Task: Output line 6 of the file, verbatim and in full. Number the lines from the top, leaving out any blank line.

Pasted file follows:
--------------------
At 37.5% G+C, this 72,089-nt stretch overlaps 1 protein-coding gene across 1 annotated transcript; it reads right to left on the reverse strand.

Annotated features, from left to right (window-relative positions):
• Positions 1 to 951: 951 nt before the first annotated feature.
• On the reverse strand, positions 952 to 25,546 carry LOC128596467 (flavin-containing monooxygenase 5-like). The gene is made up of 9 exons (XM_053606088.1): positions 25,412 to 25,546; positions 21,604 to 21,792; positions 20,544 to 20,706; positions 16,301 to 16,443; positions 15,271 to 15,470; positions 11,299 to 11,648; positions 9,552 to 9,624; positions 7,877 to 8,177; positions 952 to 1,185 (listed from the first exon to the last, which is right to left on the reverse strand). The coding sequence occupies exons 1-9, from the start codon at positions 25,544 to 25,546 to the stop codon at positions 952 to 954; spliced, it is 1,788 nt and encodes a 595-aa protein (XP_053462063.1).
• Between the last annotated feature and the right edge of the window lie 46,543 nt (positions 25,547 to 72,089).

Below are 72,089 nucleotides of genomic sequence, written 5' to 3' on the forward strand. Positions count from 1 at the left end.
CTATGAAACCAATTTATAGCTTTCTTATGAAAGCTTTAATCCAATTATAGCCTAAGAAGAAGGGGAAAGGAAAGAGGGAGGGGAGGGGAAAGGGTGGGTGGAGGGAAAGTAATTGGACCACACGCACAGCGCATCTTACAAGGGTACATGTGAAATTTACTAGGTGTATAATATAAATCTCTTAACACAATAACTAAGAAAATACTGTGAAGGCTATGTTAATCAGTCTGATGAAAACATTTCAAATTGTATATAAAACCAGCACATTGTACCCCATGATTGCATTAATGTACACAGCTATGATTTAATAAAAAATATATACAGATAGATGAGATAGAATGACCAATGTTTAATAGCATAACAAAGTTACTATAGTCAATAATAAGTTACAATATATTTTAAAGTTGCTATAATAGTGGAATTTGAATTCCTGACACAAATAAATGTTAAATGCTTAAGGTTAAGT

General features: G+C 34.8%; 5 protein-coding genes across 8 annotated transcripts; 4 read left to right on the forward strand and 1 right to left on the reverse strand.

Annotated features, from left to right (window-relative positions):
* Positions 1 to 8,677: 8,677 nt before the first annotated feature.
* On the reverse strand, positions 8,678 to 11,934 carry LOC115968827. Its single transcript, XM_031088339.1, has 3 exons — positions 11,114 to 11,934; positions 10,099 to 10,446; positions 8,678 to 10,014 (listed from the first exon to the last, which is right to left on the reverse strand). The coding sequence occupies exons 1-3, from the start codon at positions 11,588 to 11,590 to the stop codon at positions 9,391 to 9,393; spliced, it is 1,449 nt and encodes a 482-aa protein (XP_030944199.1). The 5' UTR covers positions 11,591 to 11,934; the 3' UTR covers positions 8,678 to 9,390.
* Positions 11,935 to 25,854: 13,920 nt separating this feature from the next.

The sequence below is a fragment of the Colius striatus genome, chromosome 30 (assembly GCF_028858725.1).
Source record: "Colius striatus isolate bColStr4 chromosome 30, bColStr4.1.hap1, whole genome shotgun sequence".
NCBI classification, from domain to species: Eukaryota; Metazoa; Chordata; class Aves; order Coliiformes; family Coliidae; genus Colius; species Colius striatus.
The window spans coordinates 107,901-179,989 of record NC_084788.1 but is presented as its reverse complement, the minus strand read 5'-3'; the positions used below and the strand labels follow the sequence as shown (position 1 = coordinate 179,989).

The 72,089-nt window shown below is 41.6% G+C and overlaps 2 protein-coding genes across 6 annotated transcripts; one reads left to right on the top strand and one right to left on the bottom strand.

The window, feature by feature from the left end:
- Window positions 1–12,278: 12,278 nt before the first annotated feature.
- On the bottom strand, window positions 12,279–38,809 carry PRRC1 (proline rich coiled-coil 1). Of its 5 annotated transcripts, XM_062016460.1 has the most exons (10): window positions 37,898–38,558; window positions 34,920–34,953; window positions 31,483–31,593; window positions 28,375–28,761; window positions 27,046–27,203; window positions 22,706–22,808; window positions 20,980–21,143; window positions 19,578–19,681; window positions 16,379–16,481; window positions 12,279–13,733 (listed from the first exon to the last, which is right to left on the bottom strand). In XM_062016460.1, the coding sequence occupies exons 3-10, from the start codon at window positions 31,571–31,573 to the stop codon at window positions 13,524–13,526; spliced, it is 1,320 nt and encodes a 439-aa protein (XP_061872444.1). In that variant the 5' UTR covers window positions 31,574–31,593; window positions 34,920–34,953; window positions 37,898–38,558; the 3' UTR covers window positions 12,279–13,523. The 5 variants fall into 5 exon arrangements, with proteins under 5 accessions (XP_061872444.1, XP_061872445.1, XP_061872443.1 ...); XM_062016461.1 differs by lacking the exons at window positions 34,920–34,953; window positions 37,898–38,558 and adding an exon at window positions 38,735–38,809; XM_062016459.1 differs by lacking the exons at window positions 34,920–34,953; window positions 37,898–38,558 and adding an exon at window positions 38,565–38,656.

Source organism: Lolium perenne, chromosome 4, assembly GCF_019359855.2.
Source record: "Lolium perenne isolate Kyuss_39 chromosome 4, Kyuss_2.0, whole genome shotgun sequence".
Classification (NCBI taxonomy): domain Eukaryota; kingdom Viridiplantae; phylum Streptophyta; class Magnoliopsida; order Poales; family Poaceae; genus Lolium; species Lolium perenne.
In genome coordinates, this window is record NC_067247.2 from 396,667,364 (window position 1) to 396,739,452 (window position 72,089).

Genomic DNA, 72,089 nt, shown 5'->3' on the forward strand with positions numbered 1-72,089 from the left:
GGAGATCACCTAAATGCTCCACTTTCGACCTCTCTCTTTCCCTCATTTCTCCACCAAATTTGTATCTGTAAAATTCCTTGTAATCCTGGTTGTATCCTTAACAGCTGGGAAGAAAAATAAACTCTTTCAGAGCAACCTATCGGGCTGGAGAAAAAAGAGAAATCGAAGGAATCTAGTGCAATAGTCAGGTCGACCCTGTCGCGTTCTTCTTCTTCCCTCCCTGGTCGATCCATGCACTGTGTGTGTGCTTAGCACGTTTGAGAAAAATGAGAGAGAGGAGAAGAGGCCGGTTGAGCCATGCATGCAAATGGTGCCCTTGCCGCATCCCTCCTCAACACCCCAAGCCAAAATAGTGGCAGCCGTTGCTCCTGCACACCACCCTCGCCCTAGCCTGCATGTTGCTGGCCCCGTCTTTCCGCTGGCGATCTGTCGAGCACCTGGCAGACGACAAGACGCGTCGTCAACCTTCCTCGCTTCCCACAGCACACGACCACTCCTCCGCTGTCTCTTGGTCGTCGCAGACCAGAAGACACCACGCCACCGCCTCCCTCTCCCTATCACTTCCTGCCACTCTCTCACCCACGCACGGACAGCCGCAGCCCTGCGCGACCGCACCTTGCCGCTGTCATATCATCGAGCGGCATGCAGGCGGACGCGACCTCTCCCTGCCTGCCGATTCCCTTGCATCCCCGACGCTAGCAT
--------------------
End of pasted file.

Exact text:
Below are 72,089 nucleotides of genomic sequence, written 5' to 3' on the forward strand. Positions count from 1 at the left end.